In June 2015, CMS published a proposed rule that modernizes the Medicaid managed care regulations to reflect changes in the usage of managed care delivery systems. The rule aligns the rules governing Medicaid managed care with those of other major sources of coverage, including coverage through Qualified Health Plans and Medicare Advantage plans. The proposed rule strengthens the actuarial soundness payment provisions to promote the accountability of Medicaid managed care program rates, ensures appropriate beneficiary protections and enhances CMS expectations for program integrity.
Through public comment, program analyses and feedback from Medicaid state partners, the proposed rule streamlines requirements and enhances state flexibilities within the Medicaid managed care framework.
In the first year alone, the overall economic impact of the proposed rule is estimated to be $112 million. Aside from the economic benefits of implementation, the proposed rule would improve health outcomes, reduce unnecessary services, improve beneficiary experience and improve program access and transparency. CMS plans to issue the final rule in April 2016.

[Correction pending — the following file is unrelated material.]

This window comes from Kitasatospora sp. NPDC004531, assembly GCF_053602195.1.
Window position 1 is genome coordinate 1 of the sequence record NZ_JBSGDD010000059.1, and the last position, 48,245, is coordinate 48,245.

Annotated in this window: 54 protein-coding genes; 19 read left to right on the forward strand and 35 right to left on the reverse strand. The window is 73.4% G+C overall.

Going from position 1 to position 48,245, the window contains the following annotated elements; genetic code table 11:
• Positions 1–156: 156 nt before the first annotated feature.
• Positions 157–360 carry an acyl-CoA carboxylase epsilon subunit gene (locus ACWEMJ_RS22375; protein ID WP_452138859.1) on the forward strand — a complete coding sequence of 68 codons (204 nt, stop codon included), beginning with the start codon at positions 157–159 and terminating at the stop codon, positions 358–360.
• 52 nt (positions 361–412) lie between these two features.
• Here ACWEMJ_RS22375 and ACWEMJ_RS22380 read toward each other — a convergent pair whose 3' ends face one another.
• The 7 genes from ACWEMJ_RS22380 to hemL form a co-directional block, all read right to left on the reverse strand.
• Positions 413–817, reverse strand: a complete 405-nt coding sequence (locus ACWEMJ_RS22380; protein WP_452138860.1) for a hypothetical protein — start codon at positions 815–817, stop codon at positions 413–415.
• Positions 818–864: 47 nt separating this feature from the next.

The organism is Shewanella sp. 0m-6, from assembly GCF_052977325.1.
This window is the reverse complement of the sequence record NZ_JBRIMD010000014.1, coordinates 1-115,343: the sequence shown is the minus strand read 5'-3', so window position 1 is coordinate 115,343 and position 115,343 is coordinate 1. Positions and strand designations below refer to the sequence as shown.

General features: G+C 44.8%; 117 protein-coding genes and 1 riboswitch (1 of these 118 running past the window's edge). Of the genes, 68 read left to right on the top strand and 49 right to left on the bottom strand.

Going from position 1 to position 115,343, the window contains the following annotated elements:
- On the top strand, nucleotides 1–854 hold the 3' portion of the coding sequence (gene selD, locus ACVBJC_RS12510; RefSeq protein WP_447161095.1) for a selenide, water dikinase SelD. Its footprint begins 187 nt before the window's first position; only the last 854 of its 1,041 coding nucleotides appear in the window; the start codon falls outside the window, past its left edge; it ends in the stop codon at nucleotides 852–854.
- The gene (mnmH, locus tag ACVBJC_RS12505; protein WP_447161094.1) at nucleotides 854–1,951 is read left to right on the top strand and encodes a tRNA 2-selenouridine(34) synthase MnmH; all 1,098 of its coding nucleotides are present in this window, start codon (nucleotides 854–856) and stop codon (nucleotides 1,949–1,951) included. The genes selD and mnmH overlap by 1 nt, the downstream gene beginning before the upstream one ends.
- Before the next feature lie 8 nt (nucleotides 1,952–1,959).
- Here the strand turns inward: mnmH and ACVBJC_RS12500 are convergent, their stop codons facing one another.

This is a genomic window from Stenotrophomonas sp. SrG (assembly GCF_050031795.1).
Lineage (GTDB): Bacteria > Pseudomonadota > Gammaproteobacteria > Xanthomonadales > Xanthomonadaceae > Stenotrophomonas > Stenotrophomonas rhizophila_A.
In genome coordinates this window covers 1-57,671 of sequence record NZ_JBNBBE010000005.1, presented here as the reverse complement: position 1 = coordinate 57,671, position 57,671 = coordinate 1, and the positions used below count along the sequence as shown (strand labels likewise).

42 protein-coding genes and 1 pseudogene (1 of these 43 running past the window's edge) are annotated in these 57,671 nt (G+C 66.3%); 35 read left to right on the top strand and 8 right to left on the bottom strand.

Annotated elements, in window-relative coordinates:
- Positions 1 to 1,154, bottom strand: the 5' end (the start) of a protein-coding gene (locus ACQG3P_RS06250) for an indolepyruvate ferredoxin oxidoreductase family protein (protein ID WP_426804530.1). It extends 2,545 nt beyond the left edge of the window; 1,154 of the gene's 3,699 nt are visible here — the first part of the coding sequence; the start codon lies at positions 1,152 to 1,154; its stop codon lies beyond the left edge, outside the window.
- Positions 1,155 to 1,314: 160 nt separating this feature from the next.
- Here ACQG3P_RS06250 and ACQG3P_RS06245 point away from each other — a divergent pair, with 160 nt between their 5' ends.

Anticipated: Hazard Analysis and Risk-Based Preventative Controls for Human Food
By Fall 2015, FDA plans to publish a final rule requiring food facilities to have and implement preventive controls to significantly minimize or prevent the occurrence of hazards that could affect food manufactured, processed, packed, or held by the facility. The final rule is a significant milestone in FDA’s ongoing, public health protection efforts.
The rule would modernize current good manufacturing practices for food; it is intended to prevent – or at a minimum, quickly identify – food-borne pathogens before entrance into the food supply. Very small businesses would be permitted to comply with modified requirements that exempt small and very small farms that only conduct specified low-risk activities, and would provide an extended compliance date for small and very small businesses.